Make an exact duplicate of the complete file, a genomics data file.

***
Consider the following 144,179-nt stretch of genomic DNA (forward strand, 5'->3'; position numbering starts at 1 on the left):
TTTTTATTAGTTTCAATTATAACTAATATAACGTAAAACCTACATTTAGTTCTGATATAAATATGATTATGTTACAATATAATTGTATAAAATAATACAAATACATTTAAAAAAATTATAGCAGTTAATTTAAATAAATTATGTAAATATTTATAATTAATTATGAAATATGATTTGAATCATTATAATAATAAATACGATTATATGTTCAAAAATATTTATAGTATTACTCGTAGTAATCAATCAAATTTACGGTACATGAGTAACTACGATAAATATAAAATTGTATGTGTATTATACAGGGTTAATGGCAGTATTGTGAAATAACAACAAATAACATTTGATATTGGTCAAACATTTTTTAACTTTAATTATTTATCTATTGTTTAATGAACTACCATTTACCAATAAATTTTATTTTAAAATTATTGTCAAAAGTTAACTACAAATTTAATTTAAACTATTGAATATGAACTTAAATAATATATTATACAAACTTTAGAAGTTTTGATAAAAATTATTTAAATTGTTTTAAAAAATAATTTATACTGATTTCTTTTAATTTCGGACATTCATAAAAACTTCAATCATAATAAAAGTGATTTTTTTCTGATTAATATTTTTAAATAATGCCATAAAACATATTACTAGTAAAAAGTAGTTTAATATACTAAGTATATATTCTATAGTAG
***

Consider the following 144,179-nt stretch of genomic DNA (forward strand, 5'->3'; position numbering starts at 1 on the left):
TTTTTATTAGTTTCAATTATAACTAATATAACGTAAAACCTACATTTAGTTCTGATATAAATATGATTATGTTACAATATAATTGTATAAAATAATACAAATACATTTAAAAAAATTATAGCAGTTAATTTAAATAAATTATGTAAATATTTATAATTAATTATGAAATATGATTTGAATCATTATAATAATAAATACGATTATATGTTCAAAAATATTTATAGTATTACTCGTAGTAATCAATCAAATTTACGGTACATGAGTAACTACGATAAATATAAAATTGTATGTGTATTATACAGGGTTAATGGCAGTATTGTGAAATAACAACAAATAACATTTGATATTGGTCAAACATTTTTTAACTTTAATTATTTATCTATTGTTTAATGAACTACCATTTACCAATAAATTTTATTTTAAAATTATTGTCAAAAGTTAACTACAAATTTAATTTAAACTATTGAATATGAACTTAAATAATATATTATACAAACTTTAGAAGTTTTGATAAAAATTATTTAAATTGTTTTAAAAAATAATTTATACTGATTTCTTTTAATTTCGGACATTCATAAAAACTTCAATCATAATAAAAGTGATTTTTTTCTGATTAATATTTTTAAATAATGCCATAAAACATATTACTAGTAAAAAGTAGTTTAATATACTAAGTATATATTCTATAGTAG